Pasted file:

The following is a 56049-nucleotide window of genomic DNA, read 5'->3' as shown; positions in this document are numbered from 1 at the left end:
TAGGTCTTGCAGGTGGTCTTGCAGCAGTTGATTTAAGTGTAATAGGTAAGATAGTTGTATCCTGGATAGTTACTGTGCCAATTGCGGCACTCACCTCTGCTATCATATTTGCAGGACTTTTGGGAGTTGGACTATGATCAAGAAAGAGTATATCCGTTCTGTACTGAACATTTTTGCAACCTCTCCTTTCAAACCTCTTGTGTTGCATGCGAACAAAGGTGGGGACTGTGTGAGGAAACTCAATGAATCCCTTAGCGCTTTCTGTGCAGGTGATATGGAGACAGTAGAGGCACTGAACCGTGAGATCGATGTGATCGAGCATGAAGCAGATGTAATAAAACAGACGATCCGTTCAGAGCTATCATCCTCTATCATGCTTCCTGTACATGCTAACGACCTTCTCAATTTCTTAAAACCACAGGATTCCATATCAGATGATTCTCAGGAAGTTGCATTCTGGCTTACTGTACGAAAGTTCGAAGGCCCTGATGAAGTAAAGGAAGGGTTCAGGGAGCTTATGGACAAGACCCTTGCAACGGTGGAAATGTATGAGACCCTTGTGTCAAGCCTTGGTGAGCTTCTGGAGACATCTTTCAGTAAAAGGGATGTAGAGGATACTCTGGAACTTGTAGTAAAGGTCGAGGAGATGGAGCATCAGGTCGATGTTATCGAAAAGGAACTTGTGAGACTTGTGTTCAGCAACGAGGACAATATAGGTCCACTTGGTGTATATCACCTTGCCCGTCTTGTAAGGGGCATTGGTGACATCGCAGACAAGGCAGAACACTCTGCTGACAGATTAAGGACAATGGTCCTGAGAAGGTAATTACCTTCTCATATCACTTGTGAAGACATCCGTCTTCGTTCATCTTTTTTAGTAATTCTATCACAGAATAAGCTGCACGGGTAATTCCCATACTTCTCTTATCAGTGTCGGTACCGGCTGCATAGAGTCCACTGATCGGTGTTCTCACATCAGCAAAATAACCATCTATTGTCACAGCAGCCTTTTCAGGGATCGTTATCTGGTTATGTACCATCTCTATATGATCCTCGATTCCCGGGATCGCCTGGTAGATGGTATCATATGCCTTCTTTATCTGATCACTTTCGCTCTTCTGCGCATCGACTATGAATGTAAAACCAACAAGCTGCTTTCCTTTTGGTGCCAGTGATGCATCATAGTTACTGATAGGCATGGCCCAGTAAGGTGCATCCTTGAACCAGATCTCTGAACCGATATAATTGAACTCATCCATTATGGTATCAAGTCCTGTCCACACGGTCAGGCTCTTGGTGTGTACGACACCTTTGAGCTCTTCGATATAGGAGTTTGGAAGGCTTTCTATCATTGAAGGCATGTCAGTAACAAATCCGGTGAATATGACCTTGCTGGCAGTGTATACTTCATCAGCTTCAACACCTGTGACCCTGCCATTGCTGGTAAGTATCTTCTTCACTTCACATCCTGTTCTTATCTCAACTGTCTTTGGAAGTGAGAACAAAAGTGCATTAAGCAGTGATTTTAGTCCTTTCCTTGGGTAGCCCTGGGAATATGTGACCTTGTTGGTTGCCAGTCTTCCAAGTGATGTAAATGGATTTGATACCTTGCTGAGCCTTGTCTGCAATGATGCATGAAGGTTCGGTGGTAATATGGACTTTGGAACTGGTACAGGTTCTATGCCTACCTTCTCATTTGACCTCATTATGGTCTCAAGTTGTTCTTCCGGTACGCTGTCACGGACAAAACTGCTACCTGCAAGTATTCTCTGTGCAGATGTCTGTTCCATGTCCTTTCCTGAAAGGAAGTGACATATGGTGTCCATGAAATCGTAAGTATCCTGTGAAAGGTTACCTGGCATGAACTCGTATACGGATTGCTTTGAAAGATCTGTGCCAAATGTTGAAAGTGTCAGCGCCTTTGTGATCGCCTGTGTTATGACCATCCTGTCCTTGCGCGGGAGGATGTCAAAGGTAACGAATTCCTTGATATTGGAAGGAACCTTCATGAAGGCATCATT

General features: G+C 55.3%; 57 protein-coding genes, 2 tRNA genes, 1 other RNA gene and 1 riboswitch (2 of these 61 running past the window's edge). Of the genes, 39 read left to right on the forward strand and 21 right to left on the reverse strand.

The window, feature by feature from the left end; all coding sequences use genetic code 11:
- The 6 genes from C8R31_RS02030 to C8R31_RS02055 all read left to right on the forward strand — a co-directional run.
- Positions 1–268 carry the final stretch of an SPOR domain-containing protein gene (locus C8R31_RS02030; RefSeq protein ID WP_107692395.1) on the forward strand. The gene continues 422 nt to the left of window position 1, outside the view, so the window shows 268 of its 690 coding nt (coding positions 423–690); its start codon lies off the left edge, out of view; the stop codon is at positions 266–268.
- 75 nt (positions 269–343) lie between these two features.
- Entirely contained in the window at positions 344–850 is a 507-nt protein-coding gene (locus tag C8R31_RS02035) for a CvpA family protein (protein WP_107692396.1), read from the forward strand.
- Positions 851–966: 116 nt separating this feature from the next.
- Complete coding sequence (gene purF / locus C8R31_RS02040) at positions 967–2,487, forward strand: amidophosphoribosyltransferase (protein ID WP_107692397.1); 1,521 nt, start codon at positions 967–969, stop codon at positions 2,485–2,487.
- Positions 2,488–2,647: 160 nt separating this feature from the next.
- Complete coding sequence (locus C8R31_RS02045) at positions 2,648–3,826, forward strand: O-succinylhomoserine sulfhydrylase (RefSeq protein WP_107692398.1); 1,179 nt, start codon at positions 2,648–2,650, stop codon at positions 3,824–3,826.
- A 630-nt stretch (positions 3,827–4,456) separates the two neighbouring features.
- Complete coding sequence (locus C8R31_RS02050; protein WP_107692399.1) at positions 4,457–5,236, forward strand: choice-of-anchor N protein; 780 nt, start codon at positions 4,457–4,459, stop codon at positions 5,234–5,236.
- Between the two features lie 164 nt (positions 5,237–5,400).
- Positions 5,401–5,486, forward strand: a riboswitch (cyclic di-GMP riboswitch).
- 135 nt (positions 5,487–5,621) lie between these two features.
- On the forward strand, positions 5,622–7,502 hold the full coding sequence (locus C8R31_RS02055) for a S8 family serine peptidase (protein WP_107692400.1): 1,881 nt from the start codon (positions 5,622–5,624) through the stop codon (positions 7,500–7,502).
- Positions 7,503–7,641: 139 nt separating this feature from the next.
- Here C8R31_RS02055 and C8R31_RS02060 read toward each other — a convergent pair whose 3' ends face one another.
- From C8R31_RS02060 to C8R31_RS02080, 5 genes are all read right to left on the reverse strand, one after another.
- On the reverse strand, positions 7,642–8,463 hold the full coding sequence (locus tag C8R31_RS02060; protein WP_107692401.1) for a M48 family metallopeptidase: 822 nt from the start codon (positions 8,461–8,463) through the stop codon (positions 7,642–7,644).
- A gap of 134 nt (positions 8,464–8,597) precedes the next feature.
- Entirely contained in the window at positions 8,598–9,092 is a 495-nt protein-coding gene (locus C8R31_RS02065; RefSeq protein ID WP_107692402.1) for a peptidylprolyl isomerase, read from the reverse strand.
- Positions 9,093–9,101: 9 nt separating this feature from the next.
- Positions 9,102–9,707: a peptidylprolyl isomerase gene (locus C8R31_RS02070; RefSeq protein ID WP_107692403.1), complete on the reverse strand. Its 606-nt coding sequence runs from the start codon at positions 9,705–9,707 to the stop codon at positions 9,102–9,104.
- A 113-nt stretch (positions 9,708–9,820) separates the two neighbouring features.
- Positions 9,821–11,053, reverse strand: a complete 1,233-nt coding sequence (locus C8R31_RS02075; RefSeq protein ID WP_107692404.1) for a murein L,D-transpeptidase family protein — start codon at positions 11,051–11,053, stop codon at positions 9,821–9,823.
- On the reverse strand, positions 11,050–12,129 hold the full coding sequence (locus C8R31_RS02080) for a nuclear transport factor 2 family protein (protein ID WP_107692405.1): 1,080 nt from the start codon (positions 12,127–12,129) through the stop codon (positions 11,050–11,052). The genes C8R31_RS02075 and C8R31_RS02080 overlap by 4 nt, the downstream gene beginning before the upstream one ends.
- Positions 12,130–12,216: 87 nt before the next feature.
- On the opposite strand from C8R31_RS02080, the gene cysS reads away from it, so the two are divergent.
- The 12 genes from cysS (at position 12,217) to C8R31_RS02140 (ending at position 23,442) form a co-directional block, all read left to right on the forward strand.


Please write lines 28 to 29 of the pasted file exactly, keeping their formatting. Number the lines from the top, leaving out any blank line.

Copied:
- Positions 9,821–11,053, reverse strand: a complete 1,233-nt coding sequence (locus C8R31_RS02075; RefSeq protein ID WP_107692404.1) for a murein L,D-transpeptidase family protein — start codon at positions 11,051–11,053, stop codon at positions 9,821–9,823.
- On the reverse strand, positions 11,050–12,129 hold the full coding sequence (locus C8R31_RS02080) for a nuclear transport factor 2 family protein (protein ID WP_107692405.1): 1,080 nt from the start codon (positions 12,127–12,129) through the stop codon (positions 11,050–11,052). The genes C8R31_RS02075 and C8R31_RS02080 overlap by 4 nt, the downstream gene beginning before the upstream one ends.